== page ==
By Patricia Daukantas
Future mapping missions to the Sun’s outer planets may generate terabytes of data that must be shipped back to Earth. A French aerospace company has proposed a new type of solar-sailing “clipper ships” to bring those data to ground-based scientists.
Joel Poncy and colleagues at Thales Alenia Space (Cannes and Toulouse, France) described the idea of interplanetary “data clippers” at this week’s meeting of the European Planetary Science Congress in Rome, Italy.
The high-resolution camera systems that could be sent to Jupiter, Saturn and their moons aboard spacecraft now in the planning stages could collect many terabytes of data. The French team estimates that a full map of Ganymede (one of Jupiter’s large moons) could take decades with today’s onboard antenna technology and the Square Kilometer Array, a radio telescope planned for the Southern Hemisphere.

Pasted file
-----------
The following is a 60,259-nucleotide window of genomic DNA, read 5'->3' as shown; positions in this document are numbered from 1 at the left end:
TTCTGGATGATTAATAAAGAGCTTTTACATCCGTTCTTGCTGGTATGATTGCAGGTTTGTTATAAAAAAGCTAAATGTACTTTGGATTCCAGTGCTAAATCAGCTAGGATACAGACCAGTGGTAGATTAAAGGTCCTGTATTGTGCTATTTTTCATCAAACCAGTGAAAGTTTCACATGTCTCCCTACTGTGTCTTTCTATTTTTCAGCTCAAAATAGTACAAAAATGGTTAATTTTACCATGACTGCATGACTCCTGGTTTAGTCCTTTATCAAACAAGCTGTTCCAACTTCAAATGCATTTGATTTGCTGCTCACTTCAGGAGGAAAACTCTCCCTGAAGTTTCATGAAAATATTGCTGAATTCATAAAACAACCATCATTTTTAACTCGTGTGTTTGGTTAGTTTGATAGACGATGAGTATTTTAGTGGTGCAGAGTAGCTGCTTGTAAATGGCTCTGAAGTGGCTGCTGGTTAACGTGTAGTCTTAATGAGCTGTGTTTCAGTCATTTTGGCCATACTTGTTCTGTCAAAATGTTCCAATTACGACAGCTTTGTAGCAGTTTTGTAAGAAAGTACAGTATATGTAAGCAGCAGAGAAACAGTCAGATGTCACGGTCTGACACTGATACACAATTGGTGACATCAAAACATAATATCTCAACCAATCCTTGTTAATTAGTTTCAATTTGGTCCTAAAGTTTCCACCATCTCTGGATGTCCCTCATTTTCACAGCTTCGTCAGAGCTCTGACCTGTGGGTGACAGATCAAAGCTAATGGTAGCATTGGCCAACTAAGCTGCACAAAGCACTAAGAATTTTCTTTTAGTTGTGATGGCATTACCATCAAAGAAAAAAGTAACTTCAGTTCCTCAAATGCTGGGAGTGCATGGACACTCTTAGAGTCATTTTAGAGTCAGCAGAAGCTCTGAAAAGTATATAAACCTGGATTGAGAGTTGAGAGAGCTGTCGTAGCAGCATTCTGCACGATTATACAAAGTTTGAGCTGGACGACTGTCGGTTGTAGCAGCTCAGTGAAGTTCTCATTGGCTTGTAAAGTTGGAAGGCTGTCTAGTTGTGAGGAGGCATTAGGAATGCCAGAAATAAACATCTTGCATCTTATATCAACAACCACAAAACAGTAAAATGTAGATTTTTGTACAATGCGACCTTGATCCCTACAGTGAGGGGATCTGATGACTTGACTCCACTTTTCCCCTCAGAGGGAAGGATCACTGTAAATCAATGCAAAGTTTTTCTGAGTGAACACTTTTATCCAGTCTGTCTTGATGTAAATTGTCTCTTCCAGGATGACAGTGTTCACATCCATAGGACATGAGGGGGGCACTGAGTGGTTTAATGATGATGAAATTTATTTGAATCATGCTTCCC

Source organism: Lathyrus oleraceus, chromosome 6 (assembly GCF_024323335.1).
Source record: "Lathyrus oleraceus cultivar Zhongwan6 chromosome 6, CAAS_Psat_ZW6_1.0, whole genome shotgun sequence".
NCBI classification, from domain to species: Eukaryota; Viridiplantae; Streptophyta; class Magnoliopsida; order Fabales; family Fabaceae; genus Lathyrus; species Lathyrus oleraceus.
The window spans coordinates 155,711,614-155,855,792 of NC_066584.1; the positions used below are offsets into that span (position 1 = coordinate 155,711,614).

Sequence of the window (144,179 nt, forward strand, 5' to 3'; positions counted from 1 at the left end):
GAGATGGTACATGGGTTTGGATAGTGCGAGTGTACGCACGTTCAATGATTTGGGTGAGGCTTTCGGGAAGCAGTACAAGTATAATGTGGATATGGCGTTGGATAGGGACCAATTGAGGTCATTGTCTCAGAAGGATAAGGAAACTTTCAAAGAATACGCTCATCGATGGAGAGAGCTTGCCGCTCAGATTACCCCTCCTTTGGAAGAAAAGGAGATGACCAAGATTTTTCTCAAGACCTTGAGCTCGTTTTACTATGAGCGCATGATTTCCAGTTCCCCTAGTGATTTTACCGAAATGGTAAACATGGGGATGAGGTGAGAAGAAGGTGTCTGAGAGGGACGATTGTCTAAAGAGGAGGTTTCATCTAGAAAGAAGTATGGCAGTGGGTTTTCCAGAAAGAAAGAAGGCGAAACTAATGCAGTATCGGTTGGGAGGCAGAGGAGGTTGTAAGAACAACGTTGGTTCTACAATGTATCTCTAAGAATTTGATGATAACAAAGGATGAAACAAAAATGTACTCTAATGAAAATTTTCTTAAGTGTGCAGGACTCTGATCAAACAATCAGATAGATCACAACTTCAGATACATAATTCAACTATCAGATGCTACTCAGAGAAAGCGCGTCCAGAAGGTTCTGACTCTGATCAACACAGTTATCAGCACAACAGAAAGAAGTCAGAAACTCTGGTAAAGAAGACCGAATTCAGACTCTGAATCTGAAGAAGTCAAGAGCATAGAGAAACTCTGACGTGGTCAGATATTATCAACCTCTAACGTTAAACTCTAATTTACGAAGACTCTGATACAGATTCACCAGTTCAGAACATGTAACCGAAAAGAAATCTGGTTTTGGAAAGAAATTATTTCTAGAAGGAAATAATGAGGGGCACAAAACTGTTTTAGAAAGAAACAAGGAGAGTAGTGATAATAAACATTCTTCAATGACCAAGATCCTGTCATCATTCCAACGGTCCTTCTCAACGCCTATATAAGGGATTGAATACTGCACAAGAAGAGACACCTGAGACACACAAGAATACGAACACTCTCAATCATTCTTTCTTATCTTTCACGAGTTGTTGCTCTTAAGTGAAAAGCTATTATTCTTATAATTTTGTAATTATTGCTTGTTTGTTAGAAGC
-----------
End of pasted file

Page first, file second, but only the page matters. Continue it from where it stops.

According to Poncy’s plan, communications satellites equipped with solar sails would fly close to a planetary orbiter, upload its data, then fly by Earth and drop off the data at one of our ground stations. Solar sails would enable the small communications craft to fly without onboard propellant. Here is an artist’s impression of the concept (interplanetary distances are obviously shorter than in real life).
The Japanese Space Agency, also known as JAXA, is currently testing a solar sail mission called IKAROS, which was launched in May.
2010-09 September, Miscellaneous Optics